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Tuesday, 19 April 2016
What Counts? (Part 1)
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I recently completed an Every Member Visit with 34 families of our congregation. The purpose of these visits was to discern our future direction as well as our current capacity. I had a set of questions that guided our discussion and helped me to learn some specific things about this Church. It was a wonderful experience and I learned more than I can say.

One question that I asked was, "If God were to do a miracle, what one thing would you like to see changed at this Church in a year?" This question was trying to discover what people saw as the measures of success for the congregation. What I was really asking was "what's important for us as a Church?"

Common responses went something like "more members" or "more people in Church" or "a full Church." I think these are desirable and important, but I wonder if they are the most important indicators of success for a Church.

My friend, Scott Gress, recently wrote on the topic of "more wood" in Churches; by more wood, he means fewer people in the pews on Sunday morning. He rightly notes that Church attendance is declining in most congregations across the United States. Scott doesn't offer any easy answers, but gives a great framework for understanding what is happening and formulating a plan for action. [Click HERE to go to the first of his four-part series and you can go from there.]

I realize that anything you want to happen in a Church doesn't happen in an empty pew or chair. If you are hoping to see life transformation, empty chairs don't change much over time. If you want to see people spiritually invigorated by the Gospel and you want them to receive the blessings of the Lord's Supper, those things aren't happening to empty pews. If you want anything good to come from a Church service, those results aren't going to be realized by people who aren't there.

But, I still wonder. Is Church attendance the most significant indicator of success in a congregation? Is it our main goal as a Church? If it is, what are the consequences of that decision?

I read a story recently about a Church in Taiwan. This Church cost $23 million to build and was specifically designed to attract women to Church. The building has 320-tinted glass panels formed in the shape of a high-heeled shoe. I'm not making this up! [HERE is the BBC story on the project.]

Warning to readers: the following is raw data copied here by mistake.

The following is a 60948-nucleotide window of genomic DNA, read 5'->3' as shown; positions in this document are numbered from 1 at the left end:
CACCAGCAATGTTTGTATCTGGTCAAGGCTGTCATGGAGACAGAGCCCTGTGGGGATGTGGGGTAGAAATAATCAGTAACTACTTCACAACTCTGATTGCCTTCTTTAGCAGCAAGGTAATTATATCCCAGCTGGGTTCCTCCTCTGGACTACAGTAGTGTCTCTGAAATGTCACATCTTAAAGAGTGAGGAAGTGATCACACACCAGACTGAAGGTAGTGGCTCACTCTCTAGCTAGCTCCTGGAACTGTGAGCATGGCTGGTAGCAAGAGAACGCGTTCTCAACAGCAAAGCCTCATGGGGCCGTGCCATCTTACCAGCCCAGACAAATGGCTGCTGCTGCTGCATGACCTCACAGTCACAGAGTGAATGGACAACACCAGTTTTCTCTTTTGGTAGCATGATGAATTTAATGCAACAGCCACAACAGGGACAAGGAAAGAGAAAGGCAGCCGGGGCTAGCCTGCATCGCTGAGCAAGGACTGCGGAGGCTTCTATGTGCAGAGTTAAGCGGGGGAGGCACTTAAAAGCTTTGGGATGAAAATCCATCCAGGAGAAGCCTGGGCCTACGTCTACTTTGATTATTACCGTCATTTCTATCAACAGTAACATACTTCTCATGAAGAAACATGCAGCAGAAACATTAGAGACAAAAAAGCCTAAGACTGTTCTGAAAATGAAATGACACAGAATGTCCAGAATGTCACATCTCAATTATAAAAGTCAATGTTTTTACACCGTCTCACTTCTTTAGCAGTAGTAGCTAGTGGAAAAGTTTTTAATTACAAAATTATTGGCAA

I think this story is relevant because, if butts in seats is the highest goal for a Christian congregation, then you willing to do just about anything to get more bodies to warm more wood on Sunday morning. Will a shoe-shaped Church do it? How about a more entertaining experience or more comfortable pews or any one of a hundred ideas to attract more people to Church?

What helps me understand the importance and the limitations of judging the success (or faithfulness) of a congregation primarily by attendance is by applying the framework of inputs, process, and outputs. Getting people in the door is, as that phrase suggests, an input. What happens in worship and the total life of a Christian congregation is the process. The output is lives changed for the better by the Gospel of Jesus Christ and, ultimately, a more densely populated heaven.

When "a bigger Church" is the Holy Grail a congregation searches for, it seems to me we are confusing the inputs with the outputs. More people and less wood is not the goal, it is the starting point for reaching our goal. But before we can identify an appropriate key performance indicator, we need to know what our goal is. I am humbly suggesting that more people inside a Church is not the goal and we need to be diligent in making sure that doesn't become our goal.

Is Church attendance important? Absolutely. But, we can't let it be in the driver's seat for how the Church lives out our calling to be Christ's witnesses in our life together as His children. Our focus needs to always be on our "outputs" and Church attendance isn't one of them.

In Christ,

Pastor Dan Czaplewski

PS There will be more to come on this subject in the coming weeks.

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Posted on 04/19/2016 8:23 AM by Rev. Dr. Daniel P. Czaplewski
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